The operation of the orientator will now be described with respect to the sequence diagram of FIG. 2. The starting position of the holders 21 for receiving a "wrong" bottle 13 is as shown in FIG. 2a. A "wrong" bottle whose orientation is to be reversed is already shown in holder 21A in Position 1. Holders 21B and 21C are in positions 4 and 3 respectively. For convenience of distinguishing between the bottles in the line approaching the orientator 11 they have been given the suffix letters A, B, C, and D, bottles 13A and B being "wrong" bottles and 13C and D "right" bottles.
As soon as the pulses from the encoder indicate that the bottle has travelled distance `X` holder 21A is rotated to position 2 so that the bottle 13A is moved on to deadplate 24. Holder 21B immediately moves from position 4 to position 1 ready to receive the next "wrong" bottle 13B as soon as the head sensor 36 at position 1 indicates that it is clear to do so. Hence there is always a holder at position 1 to receive each bottle. Holder 21C can then move from position 3 to position 4 if the conditions specified hereafter are met. The situation is then as shown in FIG. 2b. Holder 21A can then move to position 3 to deliver the bottle 13 back on to the conveyor belt in its desired orientation providing other conditions specified hereafter are met. The position is then shown in FIG. 2c and holder 21B has received the next "wrong" bottle 13B.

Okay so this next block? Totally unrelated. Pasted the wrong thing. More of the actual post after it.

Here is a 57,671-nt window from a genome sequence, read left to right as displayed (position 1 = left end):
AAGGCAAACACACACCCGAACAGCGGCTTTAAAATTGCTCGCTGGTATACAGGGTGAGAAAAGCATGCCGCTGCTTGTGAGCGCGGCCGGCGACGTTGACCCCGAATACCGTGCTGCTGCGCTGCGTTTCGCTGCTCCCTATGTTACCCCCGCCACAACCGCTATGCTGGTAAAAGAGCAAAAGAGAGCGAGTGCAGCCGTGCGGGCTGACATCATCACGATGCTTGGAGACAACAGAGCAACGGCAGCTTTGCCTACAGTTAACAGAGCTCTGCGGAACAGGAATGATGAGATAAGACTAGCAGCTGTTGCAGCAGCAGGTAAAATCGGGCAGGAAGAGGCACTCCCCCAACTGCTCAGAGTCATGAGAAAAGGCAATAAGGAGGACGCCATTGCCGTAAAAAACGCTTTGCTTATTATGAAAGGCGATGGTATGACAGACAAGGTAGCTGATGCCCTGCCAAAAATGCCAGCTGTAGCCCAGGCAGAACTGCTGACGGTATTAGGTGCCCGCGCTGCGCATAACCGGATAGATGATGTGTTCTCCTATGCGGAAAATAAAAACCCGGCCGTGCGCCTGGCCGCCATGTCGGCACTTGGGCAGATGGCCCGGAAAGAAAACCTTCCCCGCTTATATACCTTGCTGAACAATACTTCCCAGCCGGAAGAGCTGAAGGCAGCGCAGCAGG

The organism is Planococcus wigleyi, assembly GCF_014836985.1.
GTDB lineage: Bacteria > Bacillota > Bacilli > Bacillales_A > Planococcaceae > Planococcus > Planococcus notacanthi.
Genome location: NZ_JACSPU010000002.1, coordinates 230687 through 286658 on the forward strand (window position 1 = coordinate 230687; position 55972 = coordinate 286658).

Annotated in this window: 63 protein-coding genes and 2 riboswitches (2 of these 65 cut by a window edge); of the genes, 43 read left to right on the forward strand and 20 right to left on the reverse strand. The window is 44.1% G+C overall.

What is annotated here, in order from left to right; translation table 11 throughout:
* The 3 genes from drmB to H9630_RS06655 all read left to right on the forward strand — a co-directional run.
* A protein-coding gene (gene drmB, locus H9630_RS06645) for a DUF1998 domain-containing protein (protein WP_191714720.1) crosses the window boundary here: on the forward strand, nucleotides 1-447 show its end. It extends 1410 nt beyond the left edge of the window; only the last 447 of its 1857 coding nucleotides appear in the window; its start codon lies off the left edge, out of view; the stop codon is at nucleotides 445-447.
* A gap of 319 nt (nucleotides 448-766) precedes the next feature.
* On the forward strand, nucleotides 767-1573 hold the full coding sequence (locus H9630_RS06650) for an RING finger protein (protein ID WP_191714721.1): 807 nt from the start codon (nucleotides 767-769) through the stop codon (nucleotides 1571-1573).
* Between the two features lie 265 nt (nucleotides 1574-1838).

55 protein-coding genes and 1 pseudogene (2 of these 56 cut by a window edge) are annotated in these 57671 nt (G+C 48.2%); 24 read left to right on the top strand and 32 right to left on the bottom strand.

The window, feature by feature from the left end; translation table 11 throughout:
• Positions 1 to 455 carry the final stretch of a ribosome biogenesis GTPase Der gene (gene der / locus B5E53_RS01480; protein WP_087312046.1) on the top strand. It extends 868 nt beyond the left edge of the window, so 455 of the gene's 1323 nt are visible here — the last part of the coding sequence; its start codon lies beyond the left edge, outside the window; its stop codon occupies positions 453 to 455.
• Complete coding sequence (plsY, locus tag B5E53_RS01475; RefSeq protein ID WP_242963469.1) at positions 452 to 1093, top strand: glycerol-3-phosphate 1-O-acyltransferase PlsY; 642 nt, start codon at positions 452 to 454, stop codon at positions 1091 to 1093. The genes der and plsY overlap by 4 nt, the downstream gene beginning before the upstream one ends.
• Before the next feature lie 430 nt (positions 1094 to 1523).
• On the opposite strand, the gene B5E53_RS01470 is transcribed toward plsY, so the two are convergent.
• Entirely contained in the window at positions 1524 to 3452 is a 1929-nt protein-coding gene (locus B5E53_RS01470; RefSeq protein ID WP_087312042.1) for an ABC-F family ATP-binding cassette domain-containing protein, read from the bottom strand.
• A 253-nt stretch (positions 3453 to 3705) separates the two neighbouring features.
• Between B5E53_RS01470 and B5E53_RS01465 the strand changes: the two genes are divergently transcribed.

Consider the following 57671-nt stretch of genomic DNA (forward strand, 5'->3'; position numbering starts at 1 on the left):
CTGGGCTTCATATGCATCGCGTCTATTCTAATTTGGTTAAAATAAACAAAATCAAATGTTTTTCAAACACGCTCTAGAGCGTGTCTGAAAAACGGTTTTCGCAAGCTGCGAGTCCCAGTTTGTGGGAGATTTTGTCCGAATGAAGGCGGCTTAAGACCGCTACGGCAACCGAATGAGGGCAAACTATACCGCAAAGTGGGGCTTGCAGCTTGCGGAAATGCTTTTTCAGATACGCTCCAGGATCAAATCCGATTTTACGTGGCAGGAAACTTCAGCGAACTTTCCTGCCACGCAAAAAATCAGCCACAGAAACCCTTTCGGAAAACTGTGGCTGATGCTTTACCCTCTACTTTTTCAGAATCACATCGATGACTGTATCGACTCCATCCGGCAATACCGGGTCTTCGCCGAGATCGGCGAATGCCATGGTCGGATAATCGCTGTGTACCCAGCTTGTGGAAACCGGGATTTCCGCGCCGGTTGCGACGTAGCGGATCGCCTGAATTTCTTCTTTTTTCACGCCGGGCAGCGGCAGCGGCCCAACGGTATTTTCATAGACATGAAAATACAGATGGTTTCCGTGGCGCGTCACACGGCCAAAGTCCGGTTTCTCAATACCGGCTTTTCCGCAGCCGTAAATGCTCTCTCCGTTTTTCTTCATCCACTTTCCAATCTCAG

The most critical position is position 3. The entry conditions for a holder 21 to enter position 3 are
(a) The encoder pulses have reached the number to indicate that any bottle which has passed the start position has travelled on the belt the distance `Y`, assuming it is a "right" bottle.
(b) The exit sensor 35 is clear.
(c) The head sensor 36 at position 3 is clear.
The counters reset on reaching the set number. There will be several counts going through a shift register at any one time since there will be several bottles between the starwheel 20 and the exit position at any one time.
The conditions for a holder to leave position 3 are
(a) The pulses have reached the set number for the `Y` distance.
(b) The exit sensor 35 is clear.
(c) The head sensor at position 4 is clear.